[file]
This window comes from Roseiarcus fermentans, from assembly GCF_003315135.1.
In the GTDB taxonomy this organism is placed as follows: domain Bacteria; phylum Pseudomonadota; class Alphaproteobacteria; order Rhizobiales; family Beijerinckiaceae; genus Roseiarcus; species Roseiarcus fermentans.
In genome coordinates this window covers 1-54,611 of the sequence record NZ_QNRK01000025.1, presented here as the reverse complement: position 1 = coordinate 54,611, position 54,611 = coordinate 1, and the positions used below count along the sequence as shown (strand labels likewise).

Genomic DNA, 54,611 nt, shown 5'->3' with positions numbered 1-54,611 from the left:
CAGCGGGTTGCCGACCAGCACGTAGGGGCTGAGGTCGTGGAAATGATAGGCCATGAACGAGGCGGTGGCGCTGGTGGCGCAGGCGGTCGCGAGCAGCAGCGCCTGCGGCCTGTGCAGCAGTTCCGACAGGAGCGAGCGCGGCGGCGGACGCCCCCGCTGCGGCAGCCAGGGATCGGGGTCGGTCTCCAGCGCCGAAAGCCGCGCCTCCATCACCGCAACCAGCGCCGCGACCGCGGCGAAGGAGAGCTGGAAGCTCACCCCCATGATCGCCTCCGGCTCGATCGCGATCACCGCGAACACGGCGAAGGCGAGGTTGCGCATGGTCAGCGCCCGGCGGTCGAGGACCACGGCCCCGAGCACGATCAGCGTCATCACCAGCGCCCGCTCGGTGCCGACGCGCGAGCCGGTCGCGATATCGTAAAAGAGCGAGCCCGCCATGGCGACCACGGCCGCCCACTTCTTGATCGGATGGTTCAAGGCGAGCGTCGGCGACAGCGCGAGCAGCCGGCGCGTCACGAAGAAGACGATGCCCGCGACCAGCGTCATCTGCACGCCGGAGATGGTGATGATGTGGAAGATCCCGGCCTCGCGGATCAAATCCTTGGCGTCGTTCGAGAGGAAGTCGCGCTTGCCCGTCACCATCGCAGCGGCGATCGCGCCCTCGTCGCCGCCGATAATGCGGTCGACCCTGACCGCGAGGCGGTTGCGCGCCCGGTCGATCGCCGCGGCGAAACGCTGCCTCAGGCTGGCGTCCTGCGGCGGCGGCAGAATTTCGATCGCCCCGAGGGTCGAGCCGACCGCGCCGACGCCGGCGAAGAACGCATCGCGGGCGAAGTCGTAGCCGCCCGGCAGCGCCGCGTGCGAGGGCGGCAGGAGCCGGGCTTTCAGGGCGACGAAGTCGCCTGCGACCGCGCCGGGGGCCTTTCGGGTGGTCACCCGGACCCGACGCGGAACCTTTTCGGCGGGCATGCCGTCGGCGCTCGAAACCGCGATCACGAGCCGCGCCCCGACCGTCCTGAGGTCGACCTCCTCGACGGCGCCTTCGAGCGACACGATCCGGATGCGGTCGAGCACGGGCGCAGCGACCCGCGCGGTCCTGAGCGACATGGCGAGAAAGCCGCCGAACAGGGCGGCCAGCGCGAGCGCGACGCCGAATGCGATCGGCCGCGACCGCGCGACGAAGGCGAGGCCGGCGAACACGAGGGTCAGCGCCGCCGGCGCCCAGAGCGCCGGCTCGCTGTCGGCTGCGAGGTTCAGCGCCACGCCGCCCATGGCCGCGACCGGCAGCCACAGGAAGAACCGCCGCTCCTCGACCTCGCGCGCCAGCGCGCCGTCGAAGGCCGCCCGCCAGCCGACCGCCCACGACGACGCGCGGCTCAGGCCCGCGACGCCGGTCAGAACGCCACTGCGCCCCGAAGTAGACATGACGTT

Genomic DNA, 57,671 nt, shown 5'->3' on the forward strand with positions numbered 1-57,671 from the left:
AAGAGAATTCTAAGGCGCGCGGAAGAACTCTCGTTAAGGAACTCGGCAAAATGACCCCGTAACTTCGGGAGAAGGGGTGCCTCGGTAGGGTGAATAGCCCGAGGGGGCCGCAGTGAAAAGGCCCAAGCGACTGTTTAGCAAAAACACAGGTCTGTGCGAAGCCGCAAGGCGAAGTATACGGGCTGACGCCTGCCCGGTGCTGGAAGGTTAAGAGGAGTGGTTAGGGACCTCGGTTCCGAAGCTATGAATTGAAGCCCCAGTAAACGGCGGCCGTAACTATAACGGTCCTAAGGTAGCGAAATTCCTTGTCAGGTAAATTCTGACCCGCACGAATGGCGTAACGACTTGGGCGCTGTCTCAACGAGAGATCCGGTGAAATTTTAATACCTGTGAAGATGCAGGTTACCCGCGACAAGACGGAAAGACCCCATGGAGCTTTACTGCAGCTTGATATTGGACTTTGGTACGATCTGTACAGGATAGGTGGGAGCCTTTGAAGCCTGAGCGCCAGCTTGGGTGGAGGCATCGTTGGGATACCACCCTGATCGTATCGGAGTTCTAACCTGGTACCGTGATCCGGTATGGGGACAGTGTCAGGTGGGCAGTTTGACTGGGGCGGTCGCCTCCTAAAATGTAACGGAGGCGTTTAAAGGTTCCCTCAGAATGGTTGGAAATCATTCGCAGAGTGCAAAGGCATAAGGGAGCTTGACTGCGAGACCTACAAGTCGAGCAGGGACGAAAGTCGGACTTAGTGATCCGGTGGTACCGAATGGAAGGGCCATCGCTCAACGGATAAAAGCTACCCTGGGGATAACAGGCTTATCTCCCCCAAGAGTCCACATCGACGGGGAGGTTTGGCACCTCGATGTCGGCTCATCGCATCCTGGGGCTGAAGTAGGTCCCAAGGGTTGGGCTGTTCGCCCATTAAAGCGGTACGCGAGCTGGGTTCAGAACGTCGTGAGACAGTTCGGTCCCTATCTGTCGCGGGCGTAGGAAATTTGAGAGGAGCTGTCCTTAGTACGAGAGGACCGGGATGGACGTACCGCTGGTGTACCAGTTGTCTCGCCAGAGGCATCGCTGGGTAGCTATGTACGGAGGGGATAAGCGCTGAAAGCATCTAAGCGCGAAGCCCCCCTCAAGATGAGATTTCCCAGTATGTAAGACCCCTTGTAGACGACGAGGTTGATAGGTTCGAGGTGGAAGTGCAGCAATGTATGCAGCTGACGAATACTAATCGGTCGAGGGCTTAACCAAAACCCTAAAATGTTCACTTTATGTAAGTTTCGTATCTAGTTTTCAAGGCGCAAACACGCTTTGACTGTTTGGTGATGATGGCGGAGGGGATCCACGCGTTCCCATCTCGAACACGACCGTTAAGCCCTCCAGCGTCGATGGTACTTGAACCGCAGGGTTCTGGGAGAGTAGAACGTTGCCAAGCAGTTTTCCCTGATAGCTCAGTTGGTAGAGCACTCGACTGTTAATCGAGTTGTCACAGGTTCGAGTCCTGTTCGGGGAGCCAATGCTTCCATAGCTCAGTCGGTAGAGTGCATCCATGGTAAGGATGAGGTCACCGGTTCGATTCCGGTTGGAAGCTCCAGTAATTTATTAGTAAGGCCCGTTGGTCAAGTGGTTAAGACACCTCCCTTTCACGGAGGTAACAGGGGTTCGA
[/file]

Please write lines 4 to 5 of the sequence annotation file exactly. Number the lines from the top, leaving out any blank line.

Genomic DNA, 54,611 nt, shown 5'->3' with positions numbered 1-54,611 from the left:
CAGCGGGTTGCCGACCAGCACGTAGGGGCTGAGGTCGTGGAAATGATAGGCCATGAACGAGGCGGTGGCGCTGGTGGCGCAGGCGGTCGCGAGCAGCAGCGCCTGCGGCCTGTGCAGCAGTTCCGACAGGAGCGAGCGCGGCGGCGGACGCCCCCGCTGCGGCAGCCAGGGATCGGGGTCGGTCTCCAGCGCCGAAAGCCGCGCCTCCATCACCGCAACCAGCGCCGCGACCGCGGCGAAGGAGAGCTGGAAGCTCACCCCCATGATCGCCTCCGGCTCGATCGCGATCACCGCGAACACGGCGAAGGCGAGGTTGCGCATGGTCAGCGCCCGGCGGTCGAGGACCACGGCCCCGAGCACGATCAGCGTCATCACCAGCGCCCGCTCGGTGCCGACGCGCGAGCCGGTCGCGATATCGTAAAAGAGCGAGCCCGCCATGGCGACCACGGCCGCCCACTTCTTGATCGGATGGTTCAAGGCGAGCGTCGGCGACAGCGCGAGCAGCCGGCGCGTCACGAAGAAGACGATGCCCGCGACCAGCGTCATCTGCACGCCGGAGATGGTGATGATGTGGAAGATCCCGGCCTCGCGGATCAAATCCTTGGCGTCGTTCGAGAGGAAGTCGCGCTTGCCCGTCACCATCGCAGCGGCGATCGCGCCCTCGTCGCCGCCGATAATGCGGTCGACCCTGACCGCGAGGCGGTTGCGCGCCCGGTCGATCGCCGCGGCGAAACGCTGCCTCAGGCTGGCGTCCTGCGGCGGCGGCAGAATTTCGATCGCCCCGAGGGTCGAGCCGACCGCGCCGACGCCGGCGAAGAACGCATCGCGGGCGAAGTCGTAGCCGCCCGGCAGCGCCGCGTGCGAGGGCGGCAGGAGCCGGGCTTTCAGGGCGACGAAGTCGCCTGCGACCGCGCCGGGGGCCTTTCGGGTGGTCACCCGGACCCGACGCGGAACCTTTTCGGCGGGCATGCCGTCGGCGCTCGAAACCGCGATCACGAGCCGCGCCCCGACCGTCCTGAGGTCGACCTCCTCGACGGCGCCTTCGAGCGACACGATCCGGATGCGGTCGAGCACGGGCGCAGCGACCCGCGCGGTCCTGAGCGACATGGCGAGAAAGCCGCCGAACAGGGCGGCCAGCGCGAGCGCGACGCCGAATGCGATCGGCCGCGACCGCGCGACGAAGGCGAGGCCGGCGAACACGAGGGTCAGCGCCGCCGGCGCCCAGAGCGCCGGCTCGCTGTCGGCTGCGAGGTTCAGCGCCACGCCGCCCATGGCCGCGACCGGCAGCCACAGGAAGAACCGCCGCTCCTCGACCTCGCGCGCCAGCGCGCCGTCGAAGGCCGCCCGCCAGCCGACCGCCCACGACGACGCGCGGCTCAGGCCCGCGACGCCGGTCAGAACGCCACTGCGCCCCGAAGTAGACATGACGTT